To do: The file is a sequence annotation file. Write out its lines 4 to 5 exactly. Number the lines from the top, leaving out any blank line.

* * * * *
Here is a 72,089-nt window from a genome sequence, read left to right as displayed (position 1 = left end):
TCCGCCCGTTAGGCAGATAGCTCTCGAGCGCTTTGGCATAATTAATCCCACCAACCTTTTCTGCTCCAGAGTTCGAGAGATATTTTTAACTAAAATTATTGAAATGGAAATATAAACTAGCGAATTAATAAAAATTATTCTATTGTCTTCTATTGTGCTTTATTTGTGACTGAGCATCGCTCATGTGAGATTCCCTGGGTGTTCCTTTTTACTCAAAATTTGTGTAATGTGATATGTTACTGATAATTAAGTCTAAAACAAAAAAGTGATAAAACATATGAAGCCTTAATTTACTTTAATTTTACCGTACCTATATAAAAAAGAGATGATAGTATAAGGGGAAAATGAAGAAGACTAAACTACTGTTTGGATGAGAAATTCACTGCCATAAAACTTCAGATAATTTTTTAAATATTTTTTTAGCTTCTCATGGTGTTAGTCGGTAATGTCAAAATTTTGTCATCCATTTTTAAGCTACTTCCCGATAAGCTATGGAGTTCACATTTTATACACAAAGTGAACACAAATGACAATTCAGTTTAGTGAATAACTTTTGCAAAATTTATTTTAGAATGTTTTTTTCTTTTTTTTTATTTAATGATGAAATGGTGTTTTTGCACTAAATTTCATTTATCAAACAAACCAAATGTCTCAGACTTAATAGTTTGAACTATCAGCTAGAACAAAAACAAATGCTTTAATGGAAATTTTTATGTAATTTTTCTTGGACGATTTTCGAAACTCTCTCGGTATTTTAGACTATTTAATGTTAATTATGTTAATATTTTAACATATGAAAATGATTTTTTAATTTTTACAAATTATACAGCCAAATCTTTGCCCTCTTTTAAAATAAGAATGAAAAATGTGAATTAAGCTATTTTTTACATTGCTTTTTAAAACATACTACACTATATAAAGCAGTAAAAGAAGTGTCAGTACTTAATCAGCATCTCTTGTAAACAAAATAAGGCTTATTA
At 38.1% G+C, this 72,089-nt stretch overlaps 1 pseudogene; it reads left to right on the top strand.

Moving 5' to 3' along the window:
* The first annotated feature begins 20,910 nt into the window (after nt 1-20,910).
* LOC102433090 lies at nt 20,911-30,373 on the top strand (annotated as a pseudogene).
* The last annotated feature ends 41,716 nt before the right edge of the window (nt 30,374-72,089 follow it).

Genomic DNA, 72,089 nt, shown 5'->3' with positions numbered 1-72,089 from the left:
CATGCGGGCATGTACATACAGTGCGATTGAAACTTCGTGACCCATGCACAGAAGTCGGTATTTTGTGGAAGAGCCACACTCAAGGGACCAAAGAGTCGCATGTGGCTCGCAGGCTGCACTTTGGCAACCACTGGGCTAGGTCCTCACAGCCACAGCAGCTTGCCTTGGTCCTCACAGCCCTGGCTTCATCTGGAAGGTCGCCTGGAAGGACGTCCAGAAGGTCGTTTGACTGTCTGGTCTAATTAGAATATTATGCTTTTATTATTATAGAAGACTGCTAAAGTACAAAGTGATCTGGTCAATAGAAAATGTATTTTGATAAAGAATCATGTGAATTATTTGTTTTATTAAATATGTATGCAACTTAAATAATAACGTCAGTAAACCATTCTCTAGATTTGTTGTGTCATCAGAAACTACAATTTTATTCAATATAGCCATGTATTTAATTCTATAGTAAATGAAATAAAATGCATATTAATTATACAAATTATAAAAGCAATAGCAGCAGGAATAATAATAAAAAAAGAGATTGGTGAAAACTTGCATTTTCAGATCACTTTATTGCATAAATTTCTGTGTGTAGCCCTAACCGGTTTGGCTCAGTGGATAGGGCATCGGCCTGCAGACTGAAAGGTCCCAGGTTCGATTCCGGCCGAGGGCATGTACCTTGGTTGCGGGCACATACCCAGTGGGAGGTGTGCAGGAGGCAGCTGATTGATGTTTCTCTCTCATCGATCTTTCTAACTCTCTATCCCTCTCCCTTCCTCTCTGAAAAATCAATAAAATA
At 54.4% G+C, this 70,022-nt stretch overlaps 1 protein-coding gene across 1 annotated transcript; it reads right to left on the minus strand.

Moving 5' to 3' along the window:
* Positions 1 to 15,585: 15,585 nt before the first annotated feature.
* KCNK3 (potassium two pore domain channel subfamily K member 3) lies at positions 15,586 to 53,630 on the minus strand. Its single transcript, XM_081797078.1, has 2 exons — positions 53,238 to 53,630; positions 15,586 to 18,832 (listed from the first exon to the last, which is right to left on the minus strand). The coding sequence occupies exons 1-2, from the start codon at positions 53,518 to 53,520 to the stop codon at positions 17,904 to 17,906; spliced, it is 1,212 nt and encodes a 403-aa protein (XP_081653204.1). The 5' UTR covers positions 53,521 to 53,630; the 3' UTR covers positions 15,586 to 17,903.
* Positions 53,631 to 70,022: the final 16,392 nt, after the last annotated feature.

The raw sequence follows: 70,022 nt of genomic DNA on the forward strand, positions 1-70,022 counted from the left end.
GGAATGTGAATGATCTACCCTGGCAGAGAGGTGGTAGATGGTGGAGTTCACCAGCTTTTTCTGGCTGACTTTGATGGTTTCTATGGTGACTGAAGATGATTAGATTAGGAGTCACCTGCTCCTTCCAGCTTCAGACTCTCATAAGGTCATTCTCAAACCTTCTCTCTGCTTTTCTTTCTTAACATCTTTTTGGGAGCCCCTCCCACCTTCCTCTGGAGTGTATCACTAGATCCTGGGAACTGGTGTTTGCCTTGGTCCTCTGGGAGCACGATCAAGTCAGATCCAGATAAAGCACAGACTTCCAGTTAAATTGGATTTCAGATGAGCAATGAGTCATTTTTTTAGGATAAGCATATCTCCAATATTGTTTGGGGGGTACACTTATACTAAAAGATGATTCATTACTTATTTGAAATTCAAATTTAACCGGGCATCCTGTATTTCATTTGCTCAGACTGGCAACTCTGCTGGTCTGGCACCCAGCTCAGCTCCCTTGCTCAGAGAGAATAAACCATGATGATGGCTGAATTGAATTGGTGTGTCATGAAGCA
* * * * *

Moving 5' to 3' along the window:
* The first annotated feature begins 20,910 nt into the window (after nt 1-20,910).